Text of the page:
National security: the irrelevance of nuclear weapons

By Mike Phipps

A new report from the Campaign for Nuclear Disarmament looks at the huge security challenges of the COVID-19 era, why nuclear weapons can never keep us safe and how our security would be best served by scrapping the Trident nuclear defence system.

Security not Trident asks why Britain found itself so unprepared for the coronavirus pandemic, with insufficient equipment, staff and infrastructure. “For some years, pandemics have been designated tier one threats to our security,” says CND. ” Successive governments have identified such human health crises as needing the highest level of concern and planning. Yet the necessary level of investment has not been put into preparing for this major risk.”

Nuclear weapons, on the other hand, have been designated tier two threats by the government’s last two security strategies.  “Yet the governments that produced those risk assessments chose to automatically pour money into a new nuclear weapons system to ‘meet’ this lower level threat, leaving the health system chronically underfunded.”

Pandemics, the climate crisis, water and food insecurity are all major security issues now on the agenda. In fact, the largest security threats the UK faces are now non-military. But the government’s capacity to deal with them is hindered by the huge wasteful spending on nuclear weapons.

Replacing the Trident nuclear submarine system will cost at least £205 billion. Paul Rogers, Emeritus Professor of Peace Studies at Bradford University, argues in his book Irregular War: the New Threat from the Margins (I B Tauris in 2017), that “nuclear weapons are not just irrelevant and dangerous but they stop us addressing the real problems.”

He identifies three: rising “anger and frustration across much of the world as educated but marginalised people see so few life chances,” secondly, “the steadily increasing impact of environmental limits to growth,” and thirdly, “the propensity for elite states to maintain control of an uncertain and threatening world by resort to force.”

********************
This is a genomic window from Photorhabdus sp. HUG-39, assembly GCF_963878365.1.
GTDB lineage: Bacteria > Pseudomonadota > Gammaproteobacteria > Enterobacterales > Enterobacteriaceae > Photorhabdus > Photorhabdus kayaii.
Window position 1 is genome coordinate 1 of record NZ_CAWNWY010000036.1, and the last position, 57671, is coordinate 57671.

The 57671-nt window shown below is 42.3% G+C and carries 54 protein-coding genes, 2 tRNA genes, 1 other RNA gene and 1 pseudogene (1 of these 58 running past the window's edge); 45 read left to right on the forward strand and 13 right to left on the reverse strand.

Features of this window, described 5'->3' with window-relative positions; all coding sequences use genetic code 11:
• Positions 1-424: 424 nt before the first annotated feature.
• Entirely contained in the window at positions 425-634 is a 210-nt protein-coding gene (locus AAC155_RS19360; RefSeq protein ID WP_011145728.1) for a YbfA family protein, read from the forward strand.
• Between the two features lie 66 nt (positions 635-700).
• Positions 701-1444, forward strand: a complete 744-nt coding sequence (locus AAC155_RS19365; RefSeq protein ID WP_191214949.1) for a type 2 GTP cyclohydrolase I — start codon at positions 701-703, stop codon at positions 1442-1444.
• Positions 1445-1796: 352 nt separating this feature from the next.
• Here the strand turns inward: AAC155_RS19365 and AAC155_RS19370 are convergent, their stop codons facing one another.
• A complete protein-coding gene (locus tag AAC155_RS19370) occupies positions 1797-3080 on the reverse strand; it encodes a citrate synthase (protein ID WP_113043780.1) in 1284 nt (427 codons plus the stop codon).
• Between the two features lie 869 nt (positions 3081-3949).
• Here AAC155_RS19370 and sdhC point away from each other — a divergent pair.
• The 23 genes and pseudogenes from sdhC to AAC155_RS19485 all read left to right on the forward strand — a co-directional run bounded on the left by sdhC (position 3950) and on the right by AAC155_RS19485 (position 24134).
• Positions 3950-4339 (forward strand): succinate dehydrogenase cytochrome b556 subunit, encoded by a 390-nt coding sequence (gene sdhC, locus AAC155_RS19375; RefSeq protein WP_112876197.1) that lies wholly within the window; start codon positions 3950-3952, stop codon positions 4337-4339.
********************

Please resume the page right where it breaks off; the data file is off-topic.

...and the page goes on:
Climate change especially needs highlighting. Senior military figures have formally warned that global warming is the greatest security threat of the 21st century. Friends of the Earth estimate that there are currently 40 million environmental refugees, driven to migrate due to food insecurity, drought and rising sea levels. While vast sums are spent on Trident, the UK’s own Environmental Agency has had its budget halved since 2010.

“Britain’s nuclear weapons contribute to the ever-worsening climate crisis,” the report notes. “Trident uses massive energy and resources in research, production, operation, dismantling and eventual waste storage, never mind the environmental catastrophe that would be created if it were ever deployed. This is in addition to the environmental devastation wreaked by decades of uranium mining, nuclear testing and nuclear waste dumping.”

In any case, there are real questions about the future viability of Trident due to the potential for underwater drones to be able to efficiently detect the submarine platform on which the whole system is based.

The threat to security constituted by pandemics should also be emphasised. Even before the onset of COVID-19, the increasing interconnectedness of the world, inadequate public health services and the rise of drug resistance all meant that infectious diseases – now emerging at an unprecedented rate – could spread faster than before.

Terrorism also remains an ongoing concern, with the UK threat level still “substantial”. Nuclear weapons do not address this.

Finally, the UK is facing an increasing threat of cyber-attacks from hostile states, terrorist and criminals. In September 2020 it was revealed that Britain is defending itself against 60 significant cyber-attacks a day.

And cyber-attacks themselves could further render Trident obsolete, as former Defence Secretary Lord Browne warned five years ago. The worst-case scenario is a hostile, cyber take-over of our nuclear weapons system.

The government’s upcoming Integrated Review of Security, Defence, Development and Foreign Policy is an opportunity to reassess the real security needs of the UK. CND is calling for a rethink, but few people expect the government to listen.

Image: A Mark 7 Nuclear Bomb. Author:  Chairboy at en.wikipedia,  licensed under the Creative Commons Attribution-Share Alike 3.0 Unported license.